Short iterations work against a lot of current management practices. For example, discounting initial work to get a customer could result in that customer getting a bunch of quality work done for cheap, and then taking their business to the next low bidder. The easiest way to avoid this is to avoid making the initial discount. I think, and a small amount of experience has proven me right so far (I am not making any definitive claims yet), is that this type of arrangement will self-select customers that want a relationship. According to Crossing the Chasm, the pragmatists want a single supplier anyway, so once you have proven you worth, they will stick around. And these are the kinds of customers with money that you want (compared to the visionaries).
Certainly there is some risk and uncertainty. I believe the risk is nullified by the elimination of fixed-price contracts that go over budget and leave the development organization eating the cost. The customer also wins by avoiding situations where the fixed-price contract covered 2 weeks worth of work that was finished in 2 days! This can go a long way toward crossing the divide between the business people and the technical people.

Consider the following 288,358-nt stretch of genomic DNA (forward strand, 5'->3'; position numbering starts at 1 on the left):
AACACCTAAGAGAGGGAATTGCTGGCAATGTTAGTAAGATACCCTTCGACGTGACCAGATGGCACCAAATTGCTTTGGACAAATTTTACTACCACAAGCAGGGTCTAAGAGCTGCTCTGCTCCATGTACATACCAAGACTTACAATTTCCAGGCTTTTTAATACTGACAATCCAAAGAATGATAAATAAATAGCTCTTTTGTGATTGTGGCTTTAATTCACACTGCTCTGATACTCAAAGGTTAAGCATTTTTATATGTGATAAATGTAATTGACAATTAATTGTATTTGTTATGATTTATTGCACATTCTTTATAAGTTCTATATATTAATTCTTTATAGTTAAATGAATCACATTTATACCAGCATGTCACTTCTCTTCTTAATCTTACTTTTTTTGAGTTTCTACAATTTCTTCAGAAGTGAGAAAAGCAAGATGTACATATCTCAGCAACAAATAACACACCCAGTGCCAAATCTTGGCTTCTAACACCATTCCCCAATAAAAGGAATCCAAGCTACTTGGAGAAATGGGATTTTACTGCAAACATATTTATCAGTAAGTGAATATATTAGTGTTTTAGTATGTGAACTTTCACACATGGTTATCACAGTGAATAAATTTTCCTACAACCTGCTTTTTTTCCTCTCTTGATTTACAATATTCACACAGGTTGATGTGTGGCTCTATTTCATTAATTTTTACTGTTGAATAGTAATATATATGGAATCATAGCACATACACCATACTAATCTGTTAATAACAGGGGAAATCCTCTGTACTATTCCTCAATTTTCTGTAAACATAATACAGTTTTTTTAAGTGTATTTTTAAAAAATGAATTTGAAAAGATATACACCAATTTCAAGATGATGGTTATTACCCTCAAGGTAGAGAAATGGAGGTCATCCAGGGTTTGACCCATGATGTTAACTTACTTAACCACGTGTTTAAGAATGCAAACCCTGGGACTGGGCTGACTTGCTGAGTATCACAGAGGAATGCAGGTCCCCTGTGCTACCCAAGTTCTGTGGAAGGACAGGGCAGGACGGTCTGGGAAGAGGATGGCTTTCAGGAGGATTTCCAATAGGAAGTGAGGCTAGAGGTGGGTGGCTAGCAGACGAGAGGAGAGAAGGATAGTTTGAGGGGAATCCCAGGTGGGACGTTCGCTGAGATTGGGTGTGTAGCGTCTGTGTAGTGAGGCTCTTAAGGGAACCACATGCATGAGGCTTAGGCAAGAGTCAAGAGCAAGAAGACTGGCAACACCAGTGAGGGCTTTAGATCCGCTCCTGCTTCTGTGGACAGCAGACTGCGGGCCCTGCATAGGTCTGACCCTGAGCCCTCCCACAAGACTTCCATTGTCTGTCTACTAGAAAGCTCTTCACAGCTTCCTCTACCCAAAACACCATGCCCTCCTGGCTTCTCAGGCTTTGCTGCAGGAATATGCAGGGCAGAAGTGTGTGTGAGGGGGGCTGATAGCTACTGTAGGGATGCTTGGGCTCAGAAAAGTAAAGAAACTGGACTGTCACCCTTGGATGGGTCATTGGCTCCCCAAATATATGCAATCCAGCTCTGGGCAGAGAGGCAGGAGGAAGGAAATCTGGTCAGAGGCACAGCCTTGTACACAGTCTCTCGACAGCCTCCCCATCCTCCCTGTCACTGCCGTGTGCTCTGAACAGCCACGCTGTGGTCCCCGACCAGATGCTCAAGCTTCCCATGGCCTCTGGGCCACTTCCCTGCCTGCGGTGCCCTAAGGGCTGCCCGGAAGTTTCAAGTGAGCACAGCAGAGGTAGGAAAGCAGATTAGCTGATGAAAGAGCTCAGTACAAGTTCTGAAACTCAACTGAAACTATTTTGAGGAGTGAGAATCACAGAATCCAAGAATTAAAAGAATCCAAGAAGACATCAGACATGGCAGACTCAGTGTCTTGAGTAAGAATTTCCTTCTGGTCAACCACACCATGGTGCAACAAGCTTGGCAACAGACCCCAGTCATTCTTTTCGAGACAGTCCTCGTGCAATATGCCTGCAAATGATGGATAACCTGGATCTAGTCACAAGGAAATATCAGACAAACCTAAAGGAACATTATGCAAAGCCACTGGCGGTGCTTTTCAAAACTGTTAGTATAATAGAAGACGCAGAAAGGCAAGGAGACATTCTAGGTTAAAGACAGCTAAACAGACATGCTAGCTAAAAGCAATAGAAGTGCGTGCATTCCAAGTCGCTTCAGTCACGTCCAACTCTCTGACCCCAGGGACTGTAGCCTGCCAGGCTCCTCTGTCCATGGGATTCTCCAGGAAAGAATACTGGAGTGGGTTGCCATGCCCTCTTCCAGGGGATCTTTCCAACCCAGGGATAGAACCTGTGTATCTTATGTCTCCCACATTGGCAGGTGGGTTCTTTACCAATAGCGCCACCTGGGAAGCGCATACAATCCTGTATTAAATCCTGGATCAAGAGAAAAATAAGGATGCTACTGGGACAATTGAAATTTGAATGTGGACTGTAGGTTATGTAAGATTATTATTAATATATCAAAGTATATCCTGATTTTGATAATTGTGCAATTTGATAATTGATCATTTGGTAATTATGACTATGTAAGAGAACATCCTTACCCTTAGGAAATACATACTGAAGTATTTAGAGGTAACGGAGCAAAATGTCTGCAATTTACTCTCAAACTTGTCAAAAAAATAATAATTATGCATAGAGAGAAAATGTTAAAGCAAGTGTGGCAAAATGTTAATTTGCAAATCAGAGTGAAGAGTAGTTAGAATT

Also see The Predictability Paradox, by Mary Poppendieck.”
The more we try to predict, the more stable requirements have to be, which is antithetical to agile development. Martin Fowler explains:
“Many people belive that you can’t do a fixed price contract in an agile project. Since the whole point of an agile process is that you cannot predict the future, this isn’t an unreasonable supposition. However this doesn’t mean you can’t come up with a fixed price agile contract, what it means is that you can’t come up with a fixed price and fixed scope contract.